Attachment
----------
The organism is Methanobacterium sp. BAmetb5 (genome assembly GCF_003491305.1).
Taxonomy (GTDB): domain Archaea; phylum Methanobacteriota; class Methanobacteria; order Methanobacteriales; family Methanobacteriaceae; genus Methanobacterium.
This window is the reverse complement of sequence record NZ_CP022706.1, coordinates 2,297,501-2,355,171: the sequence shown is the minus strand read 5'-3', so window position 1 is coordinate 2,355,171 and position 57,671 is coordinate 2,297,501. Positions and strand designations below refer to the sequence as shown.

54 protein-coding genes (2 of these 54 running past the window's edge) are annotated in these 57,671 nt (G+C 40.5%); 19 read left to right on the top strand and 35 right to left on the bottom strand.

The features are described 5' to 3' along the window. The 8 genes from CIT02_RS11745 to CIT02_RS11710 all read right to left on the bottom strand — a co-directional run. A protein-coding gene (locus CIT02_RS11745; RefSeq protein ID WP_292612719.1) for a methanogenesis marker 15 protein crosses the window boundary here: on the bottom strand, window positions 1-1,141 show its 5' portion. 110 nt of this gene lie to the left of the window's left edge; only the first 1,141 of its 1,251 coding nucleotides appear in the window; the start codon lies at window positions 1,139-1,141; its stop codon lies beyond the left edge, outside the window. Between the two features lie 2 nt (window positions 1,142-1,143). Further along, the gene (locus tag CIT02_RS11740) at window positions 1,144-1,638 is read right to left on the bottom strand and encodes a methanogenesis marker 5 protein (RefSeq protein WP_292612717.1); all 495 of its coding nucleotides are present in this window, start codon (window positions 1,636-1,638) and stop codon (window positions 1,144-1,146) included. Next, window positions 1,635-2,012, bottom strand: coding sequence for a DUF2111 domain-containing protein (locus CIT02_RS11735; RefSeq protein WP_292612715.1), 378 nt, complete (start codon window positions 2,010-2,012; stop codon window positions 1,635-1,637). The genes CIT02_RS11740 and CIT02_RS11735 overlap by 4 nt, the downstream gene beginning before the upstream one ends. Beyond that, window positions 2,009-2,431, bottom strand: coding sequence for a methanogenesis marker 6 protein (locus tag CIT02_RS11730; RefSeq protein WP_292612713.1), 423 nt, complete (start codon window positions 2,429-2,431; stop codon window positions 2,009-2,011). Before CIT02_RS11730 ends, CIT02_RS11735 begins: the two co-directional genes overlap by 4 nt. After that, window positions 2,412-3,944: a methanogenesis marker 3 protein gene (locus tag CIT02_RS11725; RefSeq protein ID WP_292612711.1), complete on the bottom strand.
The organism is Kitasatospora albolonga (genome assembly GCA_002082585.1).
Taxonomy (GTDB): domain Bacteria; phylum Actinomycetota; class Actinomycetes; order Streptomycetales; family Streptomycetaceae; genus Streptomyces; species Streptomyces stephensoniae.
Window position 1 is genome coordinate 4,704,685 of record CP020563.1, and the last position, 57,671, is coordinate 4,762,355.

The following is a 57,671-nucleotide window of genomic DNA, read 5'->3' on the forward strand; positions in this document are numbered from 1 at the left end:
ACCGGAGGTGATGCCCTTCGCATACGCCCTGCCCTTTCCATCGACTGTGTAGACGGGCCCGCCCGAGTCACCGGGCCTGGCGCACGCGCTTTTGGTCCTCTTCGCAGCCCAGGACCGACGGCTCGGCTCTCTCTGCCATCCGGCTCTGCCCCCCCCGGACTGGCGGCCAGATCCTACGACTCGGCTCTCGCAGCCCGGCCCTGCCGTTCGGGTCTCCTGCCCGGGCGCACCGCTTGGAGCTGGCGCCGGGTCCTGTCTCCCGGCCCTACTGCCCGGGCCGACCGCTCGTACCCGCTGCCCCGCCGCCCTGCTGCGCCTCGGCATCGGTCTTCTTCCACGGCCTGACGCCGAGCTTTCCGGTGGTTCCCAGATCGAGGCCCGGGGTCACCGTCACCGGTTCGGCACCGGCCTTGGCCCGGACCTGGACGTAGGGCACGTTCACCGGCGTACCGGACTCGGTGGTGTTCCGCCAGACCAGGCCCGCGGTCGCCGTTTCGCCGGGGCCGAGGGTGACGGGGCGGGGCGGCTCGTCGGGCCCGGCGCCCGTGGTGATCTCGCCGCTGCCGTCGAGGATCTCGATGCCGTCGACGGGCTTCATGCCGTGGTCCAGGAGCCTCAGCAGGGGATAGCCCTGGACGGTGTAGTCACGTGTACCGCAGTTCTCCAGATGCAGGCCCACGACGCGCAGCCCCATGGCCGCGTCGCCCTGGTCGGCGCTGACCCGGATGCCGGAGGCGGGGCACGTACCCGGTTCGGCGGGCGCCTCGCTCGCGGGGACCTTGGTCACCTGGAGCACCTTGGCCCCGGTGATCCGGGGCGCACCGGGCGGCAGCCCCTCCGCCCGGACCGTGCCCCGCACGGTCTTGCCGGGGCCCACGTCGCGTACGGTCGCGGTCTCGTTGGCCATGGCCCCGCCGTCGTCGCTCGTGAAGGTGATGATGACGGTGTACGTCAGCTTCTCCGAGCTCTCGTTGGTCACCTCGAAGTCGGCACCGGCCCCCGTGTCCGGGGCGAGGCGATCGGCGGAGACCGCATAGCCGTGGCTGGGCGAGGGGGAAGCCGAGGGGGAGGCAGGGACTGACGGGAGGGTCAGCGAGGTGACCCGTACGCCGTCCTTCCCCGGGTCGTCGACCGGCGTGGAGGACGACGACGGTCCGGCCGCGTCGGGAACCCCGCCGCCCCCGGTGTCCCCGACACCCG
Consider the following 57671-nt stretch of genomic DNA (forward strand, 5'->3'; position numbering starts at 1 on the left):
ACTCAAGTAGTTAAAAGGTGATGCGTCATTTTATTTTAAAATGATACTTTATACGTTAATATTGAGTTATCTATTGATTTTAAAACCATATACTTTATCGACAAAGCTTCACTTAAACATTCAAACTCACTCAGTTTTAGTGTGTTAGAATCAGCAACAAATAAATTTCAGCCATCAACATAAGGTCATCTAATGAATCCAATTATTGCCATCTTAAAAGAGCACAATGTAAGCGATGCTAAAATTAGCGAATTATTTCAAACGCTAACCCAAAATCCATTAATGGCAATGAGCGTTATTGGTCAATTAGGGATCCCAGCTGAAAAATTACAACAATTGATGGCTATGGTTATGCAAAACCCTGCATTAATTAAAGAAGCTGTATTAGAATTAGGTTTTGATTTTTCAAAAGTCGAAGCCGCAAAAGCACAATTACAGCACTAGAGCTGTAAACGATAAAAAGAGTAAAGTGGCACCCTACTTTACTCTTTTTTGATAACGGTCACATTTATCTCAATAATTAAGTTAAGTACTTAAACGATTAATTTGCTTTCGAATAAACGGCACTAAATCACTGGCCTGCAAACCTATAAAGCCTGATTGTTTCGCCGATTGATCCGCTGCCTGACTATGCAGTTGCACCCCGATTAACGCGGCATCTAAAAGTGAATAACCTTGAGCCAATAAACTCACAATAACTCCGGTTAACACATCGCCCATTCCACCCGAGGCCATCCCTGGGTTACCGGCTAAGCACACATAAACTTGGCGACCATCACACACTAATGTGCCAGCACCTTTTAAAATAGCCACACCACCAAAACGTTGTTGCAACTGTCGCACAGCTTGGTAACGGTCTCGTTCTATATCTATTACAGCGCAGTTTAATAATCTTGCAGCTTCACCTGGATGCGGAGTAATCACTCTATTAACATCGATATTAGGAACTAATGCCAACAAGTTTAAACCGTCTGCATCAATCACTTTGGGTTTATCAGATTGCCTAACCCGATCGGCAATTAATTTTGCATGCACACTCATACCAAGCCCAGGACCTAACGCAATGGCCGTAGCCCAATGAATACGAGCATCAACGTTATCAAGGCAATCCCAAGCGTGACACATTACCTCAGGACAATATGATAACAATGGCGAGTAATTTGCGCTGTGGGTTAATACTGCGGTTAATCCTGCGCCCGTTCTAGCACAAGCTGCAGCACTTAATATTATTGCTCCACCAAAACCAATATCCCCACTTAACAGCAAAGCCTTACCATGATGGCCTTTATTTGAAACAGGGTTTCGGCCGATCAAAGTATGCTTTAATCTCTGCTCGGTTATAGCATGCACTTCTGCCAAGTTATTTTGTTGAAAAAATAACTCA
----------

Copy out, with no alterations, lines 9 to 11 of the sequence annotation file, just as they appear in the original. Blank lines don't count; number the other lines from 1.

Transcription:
The following is a 57,671-nucleotide window of genomic DNA, read 5'->3' on the forward strand; positions in this document are numbered from 1 at the left end:
ACCGGAGGTGATGCCCTTCGCATACGCCCTGCCCTTTCCATCGACTGTGTAGACGGGCCCGCCCGAGTCACCGGGCCTGGCGCACGCGCTTTTGGTCCTCTTCGCAGCCCAGGACCGACGGCTCGGCTCTCTCTGCCATCCGGCTCTGCCCCCCCCGGACTGGCGGCCAGATCCTACGACTCGGCTCTCGCAGCCCGGCCCTGCCGTTCGGGTCTCCTGCCCGGGCGCACCGCTTGGAGCTGGCGCCGGGTCCTGTCTCCCGGCCCTACTGCCCGGGCCGACCGCTCGTACCCGCTGCCCCGCCGCCCTGCTGCGCCTCGGCATCGGTCTTCTTCCACGGCCTGACGCCGAGCTTTCCGGTGGTTCCCAGATCGAGGCCCGGGGTCACCGTCACCGGTTCGGCACCGGCCTTGGCCCGGACCTGGACGTAGGGCACGTTCACCGGCGTACCGGACTCGGTGGTGTTCCGCCAGACCAGGCCCGCGGTCGCCGTTTCGCCGGGGCCGAGGGTGACGGGGCGGGGCGGCTCGTCGGGCCCGGCGCCCGTGGTGATCTCGCCGCTGCCGTCGAGGATCTCGATGCCGTCGACGGGCTTCATGCCGTGGTCCAGGAGCCTCAGCAGGGGATAGCCCTGGACGGTGTAGTCACGTGTACCGCAGTTCTCCAGATGCAGGCCCACGACGCGCAGCCCCATGGCCGCGTCGCCCTGGTCGGCGCTGACCCGGATGCCGGAGGCGGGGCACGTACCCGGTTCGGCGGGCGCCTCGCTCGCGGGGACCTTGGTCACCTGGAGCACCTTGGCCCCGGTGATCCGGGGCGCACCGGGCGGCAGCCCCTCCGCCCGGACCGTGCCCCGCACGGTCTTGCCGGGGCCCACGTCGCGTACGGTCGCGGTCTCGTTGGCCATGGCCCCGCCGTCGTCGCTCGTGAAGGTGATGATGACGGTGTACGTCAGCTTCTCCGAGCTCTCGTTGGTCACCTCGAAGTCGGCACCGGCCCCCGTGTCCGGGGCGAGGCGATCGGCGGAGACCGCATAGCCGTGGCTGGGCGAGGGGGAAGCCGAGGGGGAGGCAGGGACTGACGGGAGGGTCAGCGAGGTGACCCGTACGCCGTCCTTCCCCGGGTCGTCGACCGGCGTGGAGGACGACGACGGTCCGGCCGCGTCGGGAACCCCGCCGCCCCCGGTGTCCCCGACACCCG
Consider the following 57671-nt stretch of genomic DNA (forward strand, 5'->3'; position numbering starts at 1 on the left):